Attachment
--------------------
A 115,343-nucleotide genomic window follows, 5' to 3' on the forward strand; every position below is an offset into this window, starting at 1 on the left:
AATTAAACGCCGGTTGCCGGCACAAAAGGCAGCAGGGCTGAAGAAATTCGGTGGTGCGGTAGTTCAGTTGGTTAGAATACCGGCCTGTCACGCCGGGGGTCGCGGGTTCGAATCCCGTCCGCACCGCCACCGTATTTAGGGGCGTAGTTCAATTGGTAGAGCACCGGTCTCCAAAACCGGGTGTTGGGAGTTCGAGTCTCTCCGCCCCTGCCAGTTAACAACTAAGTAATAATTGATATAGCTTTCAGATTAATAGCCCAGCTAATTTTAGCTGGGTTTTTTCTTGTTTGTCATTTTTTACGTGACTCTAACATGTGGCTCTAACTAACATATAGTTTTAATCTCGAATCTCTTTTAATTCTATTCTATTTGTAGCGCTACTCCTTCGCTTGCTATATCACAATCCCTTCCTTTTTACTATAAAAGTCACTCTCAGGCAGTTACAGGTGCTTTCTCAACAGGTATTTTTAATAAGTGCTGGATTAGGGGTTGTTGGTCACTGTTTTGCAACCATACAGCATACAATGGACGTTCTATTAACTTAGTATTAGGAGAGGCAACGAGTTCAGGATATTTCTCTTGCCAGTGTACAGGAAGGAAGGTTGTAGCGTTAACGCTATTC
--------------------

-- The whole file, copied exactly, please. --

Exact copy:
A 115,343-nucleotide genomic window follows, 5' to 3' on the forward strand; every position below is an offset into this window, starting at 1 on the left:
AATTAAACGCCGGTTGCCGGCACAAAAGGCAGCAGGGCTGAAGAAATTCGGTGGTGCGGTAGTTCAGTTGGTTAGAATACCGGCCTGTCACGCCGGGGGTCGCGGGTTCGAATCCCGTCCGCACCGCCACCGTATTTAGGGGCGTAGTTCAATTGGTAGAGCACCGGTCTCCAAAACCGGGTGTTGGGAGTTCGAGTCTCTCCGCCCCTGCCAGTTAACAACTAAGTAATAATTGATATAGCTTTCAGATTAATAGCCCAGCTAATTTTAGCTGGGTTTTTTCTTGTTTGTCATTTTTTACGTGACTCTAACATGTGGCTCTAACTAACATATAGTTTTAATCTCGAATCTCTTTTAATTCTATTCTATTTGTAGCGCTACTCCTTCGCTTGCTATATCACAATCCCTTCCTTTTTACTATAAAAGTCACTCTCAGGCAGTTACAGGTGCTTTCTCAACAGGTATTTTTAATAAGTGCTGGATTAGGGGTTGTTGGTCACTGTTTTGCAACCATACAGCATACAATGGACGTTCTATTAACTTAGTATTAGGAGAGGCAACGAGTTCAGGATATTTCTCTTGCCAGTGTACAGGAAGGAAGGTTGTAGCGTTAACGCTATTC